Referring the field of health, since the World Health Organization enlarges the concept of health from the absence of illness to the physical, mental and social wellbeing, QoL has been converted into a parallel conceptualization of health developing hundreds of items as the Health Related Quality of Life (HRQOL) most of them traditional measures of health. Recently, Halvorsrud and Kalfoss (2007) revealed that from the very outset, HRQOL has been the most commonly used category at the individual level concluding that among the QoL studies reviewed: "almost two-thirds ....where HRQOL was used as an overlapping term".

The World Health Organization has not only changed the concept of health but has subjectivised the concept of QoL. So, under the assumption that "Quality" means "Subjective", WHO developed and spread out a measure of QoL WHO Quality of Life measure. Thus, the WHO QoL group (1995) defined QoL as "an individual's perception of their position in life in the context of the culture and value systems in which they live and in relationship to their goals, expectations and standards and concerns".

In summary, QoL focusing on health can be considered a predominant field on QoL, usually consisting of subjective appraisal of symptoms in specific pathologies and in the subjective appraisal functioning of the individual. Thus, in spite of the fact that QoL is a multidimensional concept that arises from several disciplines (biology, medicine, psychology and sociology), from a bio-medical perspective, authors propose a reductionistic definition without balance between personal (internal) and external conditions, or subjective and objective characteristics. This criticism is in many of QoL perspectives from social sciences or from psychology (Walker, 2005 a,b).

Regarding these criticisms, Fernández-Ballesteros (in press) concluded that two characteristics are embedded in the field of QoL. One is a reductionistic conception of QoL expressed by the HRQOL exponential growth of interest of QoL as an isomorphic concept of health within the medical context; the other is a subjectivization of the concept which must be called "Subjective Quality of Life" (SQOL) when several dimensions of QoL were reduced to the subject's appraisal of these dimensions.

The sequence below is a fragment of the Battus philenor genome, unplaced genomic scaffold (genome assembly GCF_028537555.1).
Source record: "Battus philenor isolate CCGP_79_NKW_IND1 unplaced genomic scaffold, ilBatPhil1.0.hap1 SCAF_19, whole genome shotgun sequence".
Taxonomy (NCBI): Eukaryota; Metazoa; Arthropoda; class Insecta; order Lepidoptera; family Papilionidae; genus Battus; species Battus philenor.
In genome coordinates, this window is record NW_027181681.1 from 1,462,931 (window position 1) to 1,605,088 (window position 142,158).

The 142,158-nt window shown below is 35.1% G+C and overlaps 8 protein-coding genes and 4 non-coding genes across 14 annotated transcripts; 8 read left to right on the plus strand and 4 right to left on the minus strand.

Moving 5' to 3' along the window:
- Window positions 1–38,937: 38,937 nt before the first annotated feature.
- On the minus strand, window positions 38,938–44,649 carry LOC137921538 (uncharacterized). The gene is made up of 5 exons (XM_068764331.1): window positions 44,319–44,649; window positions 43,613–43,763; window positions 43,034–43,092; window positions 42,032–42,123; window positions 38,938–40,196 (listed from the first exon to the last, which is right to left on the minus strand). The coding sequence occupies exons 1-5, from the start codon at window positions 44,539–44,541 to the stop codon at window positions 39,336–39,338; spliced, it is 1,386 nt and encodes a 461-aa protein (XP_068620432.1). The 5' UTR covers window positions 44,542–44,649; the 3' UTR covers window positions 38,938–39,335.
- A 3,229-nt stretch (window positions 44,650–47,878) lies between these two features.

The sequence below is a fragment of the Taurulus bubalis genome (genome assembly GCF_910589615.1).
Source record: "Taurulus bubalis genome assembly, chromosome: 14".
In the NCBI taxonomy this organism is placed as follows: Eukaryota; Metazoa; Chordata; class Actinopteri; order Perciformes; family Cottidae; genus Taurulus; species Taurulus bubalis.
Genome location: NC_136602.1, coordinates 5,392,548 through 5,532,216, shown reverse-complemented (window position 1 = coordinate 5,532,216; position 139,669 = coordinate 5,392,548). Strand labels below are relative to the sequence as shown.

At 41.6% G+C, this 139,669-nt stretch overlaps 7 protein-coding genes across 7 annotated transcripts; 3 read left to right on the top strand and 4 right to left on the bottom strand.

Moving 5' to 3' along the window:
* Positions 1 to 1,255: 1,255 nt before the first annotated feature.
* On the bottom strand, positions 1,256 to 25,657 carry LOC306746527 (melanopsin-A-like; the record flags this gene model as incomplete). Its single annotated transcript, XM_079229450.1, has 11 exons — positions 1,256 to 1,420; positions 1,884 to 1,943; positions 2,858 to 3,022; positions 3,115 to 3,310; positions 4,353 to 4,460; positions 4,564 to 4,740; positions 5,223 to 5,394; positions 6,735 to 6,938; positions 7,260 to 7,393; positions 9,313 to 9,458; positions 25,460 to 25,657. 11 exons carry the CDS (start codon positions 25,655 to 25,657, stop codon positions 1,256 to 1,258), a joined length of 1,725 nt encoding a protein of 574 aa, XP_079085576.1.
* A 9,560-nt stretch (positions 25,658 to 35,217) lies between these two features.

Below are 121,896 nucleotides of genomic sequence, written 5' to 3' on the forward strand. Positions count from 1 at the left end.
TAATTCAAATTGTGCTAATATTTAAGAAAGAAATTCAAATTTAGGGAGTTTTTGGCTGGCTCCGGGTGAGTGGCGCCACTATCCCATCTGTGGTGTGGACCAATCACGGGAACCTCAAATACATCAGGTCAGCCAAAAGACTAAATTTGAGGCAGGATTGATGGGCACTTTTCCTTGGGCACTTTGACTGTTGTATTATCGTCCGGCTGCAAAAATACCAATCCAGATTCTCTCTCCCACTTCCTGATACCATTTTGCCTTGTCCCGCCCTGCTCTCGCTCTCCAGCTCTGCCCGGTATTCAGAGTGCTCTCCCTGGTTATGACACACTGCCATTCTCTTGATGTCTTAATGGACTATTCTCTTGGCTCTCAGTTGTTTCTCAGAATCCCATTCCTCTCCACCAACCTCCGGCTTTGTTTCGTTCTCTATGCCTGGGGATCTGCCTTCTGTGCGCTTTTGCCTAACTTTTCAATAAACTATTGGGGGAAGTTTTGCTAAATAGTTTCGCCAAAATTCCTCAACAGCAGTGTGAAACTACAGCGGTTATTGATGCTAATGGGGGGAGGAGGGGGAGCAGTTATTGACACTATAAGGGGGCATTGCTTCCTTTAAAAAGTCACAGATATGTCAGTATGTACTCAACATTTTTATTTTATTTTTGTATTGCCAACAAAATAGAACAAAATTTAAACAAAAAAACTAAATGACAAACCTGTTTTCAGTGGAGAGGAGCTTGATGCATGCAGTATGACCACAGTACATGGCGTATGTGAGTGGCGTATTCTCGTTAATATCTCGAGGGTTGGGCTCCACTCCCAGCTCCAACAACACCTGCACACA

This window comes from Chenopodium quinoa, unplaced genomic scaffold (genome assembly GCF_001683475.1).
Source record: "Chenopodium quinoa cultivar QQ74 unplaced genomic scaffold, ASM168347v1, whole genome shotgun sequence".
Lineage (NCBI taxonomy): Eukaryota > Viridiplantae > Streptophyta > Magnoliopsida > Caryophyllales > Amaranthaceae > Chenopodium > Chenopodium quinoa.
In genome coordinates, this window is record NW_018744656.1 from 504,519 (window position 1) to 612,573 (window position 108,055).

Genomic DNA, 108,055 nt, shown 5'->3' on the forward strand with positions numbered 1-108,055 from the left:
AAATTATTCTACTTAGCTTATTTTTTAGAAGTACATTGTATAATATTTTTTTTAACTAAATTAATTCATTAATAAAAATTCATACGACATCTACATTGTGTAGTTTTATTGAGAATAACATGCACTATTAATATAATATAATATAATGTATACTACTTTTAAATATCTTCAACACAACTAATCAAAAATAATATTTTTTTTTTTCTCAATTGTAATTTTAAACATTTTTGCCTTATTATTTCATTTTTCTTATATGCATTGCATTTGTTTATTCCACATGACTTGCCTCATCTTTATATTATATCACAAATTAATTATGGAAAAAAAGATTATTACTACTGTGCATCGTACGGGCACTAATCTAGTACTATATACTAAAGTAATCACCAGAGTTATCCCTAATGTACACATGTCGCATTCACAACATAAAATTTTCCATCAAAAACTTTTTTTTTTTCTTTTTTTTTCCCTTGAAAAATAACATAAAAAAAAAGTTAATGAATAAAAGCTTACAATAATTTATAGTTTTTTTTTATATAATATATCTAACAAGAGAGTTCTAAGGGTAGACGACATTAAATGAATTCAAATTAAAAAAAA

QoL is a scientific concept used as an outcome of interventions and policies (among them, bio-medical interventions) when goals are the improvement of societal or individual living conditions. As Sampson (1981) pointed out, when bio-psycho-social changes were expected as outcomes of interventions (both at individual and population levels), these output cannot be reduced or transformed into their corresponding individuals' subjective appraisal. It is concluded that the focus from social or health policies must be assessed through objective and subjective outcomes of a given individual, group or a population or context. For example, on the field of aging, when policies are developed through social or health interventions at the individual or group level (as well as community or population levels), QoL must be operationalized through a set of expected outcomes: physical abilities and physical and mental health, social participation, etc., but also through other objective outcomes such as health and social services availability, better pensions, better physical environment, etc. QoL cannot be reduced to the subjective appraisal of those external life conditions.

The argument that QoL could be reduced to the subjective appraisal of one or several life circumstances could have perverse repercussions; that is, try to move up an individual's subjective appraisal changing his/her opinion but not improving their objective insufficient life conditions. In the next section several instruments developed in order to assess QoL in old age are going to be described, and in Table 1 and 2 components and characteristics of those selected instruments for assessing QoL can be found.

Instruments assessing QoL

General characteristics